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ON FAITH & MEDIA View Comments

Lockout

By
John Mulderig
Source: Catholic News Service


Guy Pearce and Maggie Grace star in a scene from the movie "Lockout."
His story may be set in the late 21st century, but Snow (Guy Pearce), the tough-guy CIA agent at the center of the dreary action exercise "Lockout" (Open Road), displays some thoroughly retrograde attitudes.

Foremost among them, his view of women: As he's quick to make clear, he likes his to shut up and look pretty.

On the receiving end of that oft-repeated message is no less a celebrity than Emilie Warnock (Maggie Grace), the daughter of the president of the United States (Peter Hudson). Poor Emilie could likely use some more constructive criticism than Snow's insults about being a chatterbox, given that she's managed to let herself be taken hostage by rioting prisoners during a goodwill tour of an orbiting penitentiary.

Don't you just hate when that happens?

Snow, too, is in something of a pickle, having been framed, back on Earth, for the murder of a fellow operative. He's agreed to sneak on board the experimental space slammer and rescue Emilie in exchange for a reprieve.

So the bad guys — led by two more-or-less psycho Scottish brothers with the thickest accents this side of your favorite Glaswegian pub — shoot at Snow and Emilie. And they shoot at the perps. And things blow up. And there's a subplot about a briefcase full of something or other of the gravest importance to national security — we never do find out what. And, well, before it's all over, the 21st century isn't getting any younger.

Directors and co-writers (with Luc Besson) James Mather and Stephen St. Leger attempt to paper over logical lapses with macho posturing and wisecracks. But — like their airborne Alcatraz itself, long about the third reel — their project, never near the cinematic apex to begin with, begins to plummet rapidly and never regains flight.

The film contains constant action violence with occasional gore, a fleeting gruesome image, several instances of sexual humor, including a gag that's also irreverent, about a half-dozen profanities, at least one use of rough language and numerous crude and crass terms. The Catholic News Service classification is A-III — adults. The Motion Picture Association of America rating is PG-13 — parents strongly cautioned. Some material may be inappropriate for children under 13.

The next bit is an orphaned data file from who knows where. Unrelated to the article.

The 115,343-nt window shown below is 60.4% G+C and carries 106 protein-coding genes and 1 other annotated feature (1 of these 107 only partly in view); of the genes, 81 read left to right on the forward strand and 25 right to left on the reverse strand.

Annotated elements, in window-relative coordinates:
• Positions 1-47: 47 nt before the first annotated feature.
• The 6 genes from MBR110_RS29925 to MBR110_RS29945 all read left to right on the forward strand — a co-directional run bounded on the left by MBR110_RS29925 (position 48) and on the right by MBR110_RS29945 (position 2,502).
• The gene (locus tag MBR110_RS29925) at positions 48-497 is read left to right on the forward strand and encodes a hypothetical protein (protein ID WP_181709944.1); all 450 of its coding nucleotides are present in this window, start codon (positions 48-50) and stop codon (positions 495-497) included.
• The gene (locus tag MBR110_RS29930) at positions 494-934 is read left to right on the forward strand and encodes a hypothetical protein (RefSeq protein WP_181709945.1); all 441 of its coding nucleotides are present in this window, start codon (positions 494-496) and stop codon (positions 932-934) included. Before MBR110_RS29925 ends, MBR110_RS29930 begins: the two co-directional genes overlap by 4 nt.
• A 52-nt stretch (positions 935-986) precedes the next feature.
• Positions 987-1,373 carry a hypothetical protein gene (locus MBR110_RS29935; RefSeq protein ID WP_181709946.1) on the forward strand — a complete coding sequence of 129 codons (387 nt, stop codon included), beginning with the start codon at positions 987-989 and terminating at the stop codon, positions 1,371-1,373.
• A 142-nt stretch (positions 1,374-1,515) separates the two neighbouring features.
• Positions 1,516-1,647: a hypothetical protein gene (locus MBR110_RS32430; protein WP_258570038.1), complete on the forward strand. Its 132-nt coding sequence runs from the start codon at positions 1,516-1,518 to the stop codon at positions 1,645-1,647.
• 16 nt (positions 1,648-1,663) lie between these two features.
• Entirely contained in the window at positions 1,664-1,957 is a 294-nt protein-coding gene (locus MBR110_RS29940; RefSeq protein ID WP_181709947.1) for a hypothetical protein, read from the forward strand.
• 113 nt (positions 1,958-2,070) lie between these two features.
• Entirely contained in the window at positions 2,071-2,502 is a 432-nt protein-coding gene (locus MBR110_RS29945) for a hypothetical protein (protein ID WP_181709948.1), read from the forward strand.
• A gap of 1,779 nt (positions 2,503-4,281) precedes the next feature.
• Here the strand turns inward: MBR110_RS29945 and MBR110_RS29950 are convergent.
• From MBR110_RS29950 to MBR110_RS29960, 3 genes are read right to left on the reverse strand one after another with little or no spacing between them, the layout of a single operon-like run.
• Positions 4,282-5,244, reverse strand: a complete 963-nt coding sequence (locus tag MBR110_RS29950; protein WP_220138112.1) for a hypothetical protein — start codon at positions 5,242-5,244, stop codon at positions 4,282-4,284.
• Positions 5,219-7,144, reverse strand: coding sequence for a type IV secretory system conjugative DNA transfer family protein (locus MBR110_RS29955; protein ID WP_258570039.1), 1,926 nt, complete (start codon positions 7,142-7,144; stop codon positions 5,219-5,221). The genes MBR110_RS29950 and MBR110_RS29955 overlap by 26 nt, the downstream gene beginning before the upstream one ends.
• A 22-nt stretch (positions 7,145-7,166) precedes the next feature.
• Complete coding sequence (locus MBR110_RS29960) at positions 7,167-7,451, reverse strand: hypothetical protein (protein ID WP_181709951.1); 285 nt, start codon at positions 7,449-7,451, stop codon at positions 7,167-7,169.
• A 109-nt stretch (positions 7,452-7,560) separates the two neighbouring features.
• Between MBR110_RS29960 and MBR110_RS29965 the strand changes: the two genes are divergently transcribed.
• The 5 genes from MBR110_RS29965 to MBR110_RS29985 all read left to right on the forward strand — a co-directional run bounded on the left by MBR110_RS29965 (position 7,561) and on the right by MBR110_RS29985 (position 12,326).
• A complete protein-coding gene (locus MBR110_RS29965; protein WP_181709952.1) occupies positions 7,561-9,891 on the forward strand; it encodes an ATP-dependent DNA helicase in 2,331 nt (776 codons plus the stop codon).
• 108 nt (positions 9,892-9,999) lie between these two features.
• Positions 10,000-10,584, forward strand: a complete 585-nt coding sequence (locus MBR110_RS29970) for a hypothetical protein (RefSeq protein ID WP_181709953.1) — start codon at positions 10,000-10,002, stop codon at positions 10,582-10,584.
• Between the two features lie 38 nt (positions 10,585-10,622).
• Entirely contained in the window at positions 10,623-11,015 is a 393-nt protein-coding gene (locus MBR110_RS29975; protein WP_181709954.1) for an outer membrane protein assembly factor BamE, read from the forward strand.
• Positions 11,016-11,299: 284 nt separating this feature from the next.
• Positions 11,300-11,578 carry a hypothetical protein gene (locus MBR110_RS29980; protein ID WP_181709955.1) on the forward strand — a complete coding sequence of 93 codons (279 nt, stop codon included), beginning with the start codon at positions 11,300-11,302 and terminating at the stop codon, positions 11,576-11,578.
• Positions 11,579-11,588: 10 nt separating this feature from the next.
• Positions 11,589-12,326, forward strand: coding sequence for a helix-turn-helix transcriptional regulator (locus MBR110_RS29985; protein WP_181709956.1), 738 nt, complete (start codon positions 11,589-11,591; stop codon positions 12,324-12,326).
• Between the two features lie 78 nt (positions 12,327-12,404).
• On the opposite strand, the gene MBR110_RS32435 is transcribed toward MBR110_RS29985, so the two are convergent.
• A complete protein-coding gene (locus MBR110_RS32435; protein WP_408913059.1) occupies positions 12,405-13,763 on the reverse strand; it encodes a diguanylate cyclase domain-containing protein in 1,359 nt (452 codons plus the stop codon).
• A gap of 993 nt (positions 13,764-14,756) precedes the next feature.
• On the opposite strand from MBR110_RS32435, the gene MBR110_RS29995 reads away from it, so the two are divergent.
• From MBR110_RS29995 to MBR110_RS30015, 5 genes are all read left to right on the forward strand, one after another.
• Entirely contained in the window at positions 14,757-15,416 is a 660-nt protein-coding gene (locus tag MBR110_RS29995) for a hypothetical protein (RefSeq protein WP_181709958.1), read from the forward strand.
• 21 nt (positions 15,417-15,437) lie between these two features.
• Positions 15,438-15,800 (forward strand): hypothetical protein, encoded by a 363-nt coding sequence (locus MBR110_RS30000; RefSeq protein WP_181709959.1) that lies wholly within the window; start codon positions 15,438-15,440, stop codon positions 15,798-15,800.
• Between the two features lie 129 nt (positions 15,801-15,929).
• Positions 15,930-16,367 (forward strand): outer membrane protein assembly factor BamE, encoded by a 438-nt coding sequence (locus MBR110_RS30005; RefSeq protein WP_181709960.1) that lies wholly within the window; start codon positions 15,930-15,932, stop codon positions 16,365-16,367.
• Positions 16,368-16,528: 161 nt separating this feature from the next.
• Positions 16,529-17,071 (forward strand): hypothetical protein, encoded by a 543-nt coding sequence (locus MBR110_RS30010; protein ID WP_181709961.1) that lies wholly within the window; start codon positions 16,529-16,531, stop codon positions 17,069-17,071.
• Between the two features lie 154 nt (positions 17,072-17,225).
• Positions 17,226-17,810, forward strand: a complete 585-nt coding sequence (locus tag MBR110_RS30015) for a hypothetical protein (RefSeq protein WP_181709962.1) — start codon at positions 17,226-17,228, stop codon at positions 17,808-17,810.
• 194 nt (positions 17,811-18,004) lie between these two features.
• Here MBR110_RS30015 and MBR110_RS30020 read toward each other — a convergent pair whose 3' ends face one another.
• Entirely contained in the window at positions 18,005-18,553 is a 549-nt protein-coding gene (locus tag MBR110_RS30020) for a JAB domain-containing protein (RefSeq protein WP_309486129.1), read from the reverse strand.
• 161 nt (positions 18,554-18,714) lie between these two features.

*****
John Mulderig is on the staff of Catholic News Service.



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Conrad of Parzham: Conrad spent most of his life as porter in Altoetting, Bavaria, letting people into the friary and indirectly encouraging them to let God into their lives. 
<p>His parents, Bartholomew and Gertrude Birndorfer, lived near Parzham, Bavaria. In those days this region was recovering from the Napoleonic wars. A lover of solitary prayer and a peacemaker as a young man, Conrad joined the Capuchins as a brother. He made his profession in 1852 and was assigned to the friary in Altoetting. That city’s shrine to Mary was very popular; at the nearby Capuchin friary there was a lot of work for the porter, a job Conrad held for 41 years. </p><p>At first some of the other friars were jealous that such a young friar held this important job. Conrad’s patience and holy life overcame their doubts. As porter he dealt with many people, obtaining many of the friary supplies and generously providing for the poor who came to the door. He treated them all with the courtesy Francis expected of his followers. </p><p>Conrad’s helpfulness was sometimes unnerving. Once Father Vincent, seeking quiet to prepare a sermon, went up the belltower of the church. Conrad tracked him down when someone wanting to go to confession specifically requested Father Vincent. </p><p>Conrad also developed a special rapport with the children of the area. He enthusiastically promoted the Seraphic Work of Charity, which aided neglected children. </p><p>Conrad spent hours in prayer before the Blessed Sacrament. He regularly asked the Blessed Mother to intercede for him and for the many people he included in his prayers. The ever-patient Conrad was canonized in 1934.</p> American Catholic Blog The Resurrection is neither optimism nor idealism; it is truth. Atheism proclaims the tomb is full; Christians know it is empty.

 
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